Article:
my time here, I feel in control of my life. Every new mother should be so
30 October 1982
I'm thrilled at having located such a dense population of harlequin frogs
along the Rio Lagarto. Some days I see more than a hundred frogs during a
census. And they're so easy to watch. A field biologist's dream come true.
Behaviors of the frogs are fascinating, especially interactions between
males and females. Males almost always pounce on females without any
courtship preliminaries and grip them in the armpits in a typical mating
position. Rejecting these advances, the attacked female responds by
kicking to dislodge her unsolicited baggage and by rocking back and forth
to dump him off. One female squeezed into a rock crevice and wriggled back
and forth as if trying to scrape off the male. Equally dramatic is the
response of a female toward a male that suddenly invades her space. She
chases the male, pounces on him, and vindictively bounces up and down on
his back, vigorously slamming his head against the ground.
This morning while sitting on a boulder watching frogs, I have an eerie
feeling that someone or something is watching me. Glancing nervously over
my shoulder, I see an otter less than ten meters away, standing on hind
feet peering at me. I turn around to see if the male harlequin frog has
escaped from the irate female, and by the time I look behind me again the
otter has vanished.
12 November 1982
Recently one of my graduate students, Alan Pounds, joined us in Monteverde
and has been helping me with the weekly census. Last week at the Rio
Lagarto, we found a nearly dead harlequin frog with a hole in its hind leg
through which we could see wriggling white maggots. Memories of my bot fly
during the OTS course more than a decade ago triggered terrifying
thoughts. What if these maggots also eat humans? Thirty minutes later, we
found another moribund frog with a hole in its hind leg, again with
maggots. By the time we left, we had found five more. Our population had
been attacked by parasites, but what were they?
We took five victims back to Monteverde and placed them in plastic shoe
boxes lined with several layers of paper towel. By today the maggots had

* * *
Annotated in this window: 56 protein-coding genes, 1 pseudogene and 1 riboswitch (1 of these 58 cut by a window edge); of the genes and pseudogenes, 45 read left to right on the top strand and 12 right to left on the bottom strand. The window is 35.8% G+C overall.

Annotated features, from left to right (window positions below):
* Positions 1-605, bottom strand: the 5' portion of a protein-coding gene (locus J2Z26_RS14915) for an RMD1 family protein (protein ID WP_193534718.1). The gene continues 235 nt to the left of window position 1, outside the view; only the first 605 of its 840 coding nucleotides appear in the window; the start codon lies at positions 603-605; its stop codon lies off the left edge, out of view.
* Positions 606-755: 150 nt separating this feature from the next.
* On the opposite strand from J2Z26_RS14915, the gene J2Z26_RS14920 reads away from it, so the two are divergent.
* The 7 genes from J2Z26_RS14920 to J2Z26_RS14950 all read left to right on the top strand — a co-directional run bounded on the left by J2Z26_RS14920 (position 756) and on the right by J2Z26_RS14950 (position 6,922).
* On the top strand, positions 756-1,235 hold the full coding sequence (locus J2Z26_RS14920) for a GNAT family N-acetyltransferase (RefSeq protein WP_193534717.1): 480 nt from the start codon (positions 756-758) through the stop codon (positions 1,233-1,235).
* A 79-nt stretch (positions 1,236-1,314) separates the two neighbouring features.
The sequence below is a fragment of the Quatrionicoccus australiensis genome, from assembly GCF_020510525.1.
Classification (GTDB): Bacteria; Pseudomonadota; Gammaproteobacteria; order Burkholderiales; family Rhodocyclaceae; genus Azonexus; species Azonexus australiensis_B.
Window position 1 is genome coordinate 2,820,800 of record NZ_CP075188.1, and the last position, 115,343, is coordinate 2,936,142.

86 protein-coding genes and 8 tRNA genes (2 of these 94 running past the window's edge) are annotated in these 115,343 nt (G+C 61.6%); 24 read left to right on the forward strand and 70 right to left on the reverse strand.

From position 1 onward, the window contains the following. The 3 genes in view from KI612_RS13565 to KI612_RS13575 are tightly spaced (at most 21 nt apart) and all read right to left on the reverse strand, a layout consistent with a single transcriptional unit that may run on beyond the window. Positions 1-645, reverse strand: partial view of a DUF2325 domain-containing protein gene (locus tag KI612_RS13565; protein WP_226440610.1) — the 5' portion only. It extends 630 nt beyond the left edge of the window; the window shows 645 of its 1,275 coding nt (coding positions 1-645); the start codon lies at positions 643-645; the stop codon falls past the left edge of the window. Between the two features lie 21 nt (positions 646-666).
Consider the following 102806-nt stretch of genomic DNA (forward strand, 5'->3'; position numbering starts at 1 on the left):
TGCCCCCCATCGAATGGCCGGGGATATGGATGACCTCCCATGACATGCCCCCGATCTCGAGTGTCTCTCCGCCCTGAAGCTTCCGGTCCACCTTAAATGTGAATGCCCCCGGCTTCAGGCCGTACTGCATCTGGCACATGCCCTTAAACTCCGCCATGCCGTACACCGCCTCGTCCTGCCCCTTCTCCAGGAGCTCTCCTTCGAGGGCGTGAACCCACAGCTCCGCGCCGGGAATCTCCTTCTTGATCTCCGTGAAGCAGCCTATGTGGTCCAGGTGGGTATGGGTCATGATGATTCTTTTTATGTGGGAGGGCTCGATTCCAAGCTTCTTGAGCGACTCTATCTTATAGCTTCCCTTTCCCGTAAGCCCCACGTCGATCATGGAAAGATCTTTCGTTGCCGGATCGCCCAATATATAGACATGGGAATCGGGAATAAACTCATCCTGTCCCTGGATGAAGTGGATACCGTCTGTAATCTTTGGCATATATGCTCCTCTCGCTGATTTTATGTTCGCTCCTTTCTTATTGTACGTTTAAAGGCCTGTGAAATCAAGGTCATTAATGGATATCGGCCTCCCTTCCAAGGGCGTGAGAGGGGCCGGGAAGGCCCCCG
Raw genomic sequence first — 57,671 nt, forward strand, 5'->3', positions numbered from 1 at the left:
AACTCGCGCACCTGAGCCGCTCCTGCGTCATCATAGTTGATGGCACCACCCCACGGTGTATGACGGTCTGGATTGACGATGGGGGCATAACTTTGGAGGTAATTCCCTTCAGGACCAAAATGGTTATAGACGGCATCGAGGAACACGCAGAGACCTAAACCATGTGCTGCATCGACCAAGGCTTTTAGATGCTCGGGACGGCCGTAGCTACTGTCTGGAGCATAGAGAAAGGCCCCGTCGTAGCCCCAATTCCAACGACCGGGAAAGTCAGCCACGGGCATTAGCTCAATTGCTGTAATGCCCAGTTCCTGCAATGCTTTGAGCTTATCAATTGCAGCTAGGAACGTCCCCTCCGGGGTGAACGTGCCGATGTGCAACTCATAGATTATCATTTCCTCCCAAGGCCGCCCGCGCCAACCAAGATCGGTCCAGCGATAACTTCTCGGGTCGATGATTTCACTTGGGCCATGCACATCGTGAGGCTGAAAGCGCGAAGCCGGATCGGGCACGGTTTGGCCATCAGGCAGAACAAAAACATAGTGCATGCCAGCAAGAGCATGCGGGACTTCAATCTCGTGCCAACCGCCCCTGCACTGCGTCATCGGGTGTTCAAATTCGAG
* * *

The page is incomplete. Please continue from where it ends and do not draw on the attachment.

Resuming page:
consumed most of the flesh and internal organs of the frogs and the frogs
died. The maggots crawled in between the layers of paper towel, where
we're hoping they'll pupate.
14 November 1982
It worked! The larvae have pupated. Now the wait to see if they'll
survive, and if so, what will emerge from the pupae?
Today is a long day at the Rio Lagarto. Midmorning after I express, I
rummage through my backpack for my water bottle. Damn, I forgot it and I'm
already thirsty. This is not good, because the more water I drink, the
more milk I produce. And if I don't express enough milk for Helena to give
to Karen, my time in the field is curtailed. I glance at a harlequin frog
sitting on a wet boulder and think, "How lovely to be a frog and never
have to drink." On their underside, frogs have an area called a seat patch
that's especially permeable to water. By merely sitting on wet surfaces,
they absorb water into their bodies.
After finishing the day's observations, I slowly plod home along the dirt
road exposed to the baking sun, feeling very dehydrated. A marine toad
sits in squishy mud by the side of the road, soaking up water through its
seat patch. Sitting exposed in the middle of the day, the warty toad isn't
as vulnerable to predators as it seems. Huge parotoid glands protruding
from the side of its head are filled with potent toxins that ooze out of
pores when the toads are molested. A dog that bites into a toad and gets a
mouthful of these white secretions is quickly deterred and may even die.
Although these parotoid secretions protect toads, people have long known
of their medicinal properties. Eighteenth-century physicians used powder
made from dried toads to reduce fever. The Chinese make a powder, called
Ch'an Su, from toad secretions. They use this powder for treating heart
ailments, drying boils and abscesses, and healing ulcers. Indian folk
healers in Veracruz, Mexico, use toad secretions in their medicinal
preparations and "love magic" potions. It seems odd that parotoid
secretions are so widely used as medicines until you realize they contain
epinephrine and norepinephrine-chemicals known to stimulate the human
heart and help the body deal with stress.
But medicines aren't the only use humans have found for toad parotoid
secretions, some of which contain strong hallucinogenic chemicals. Ancient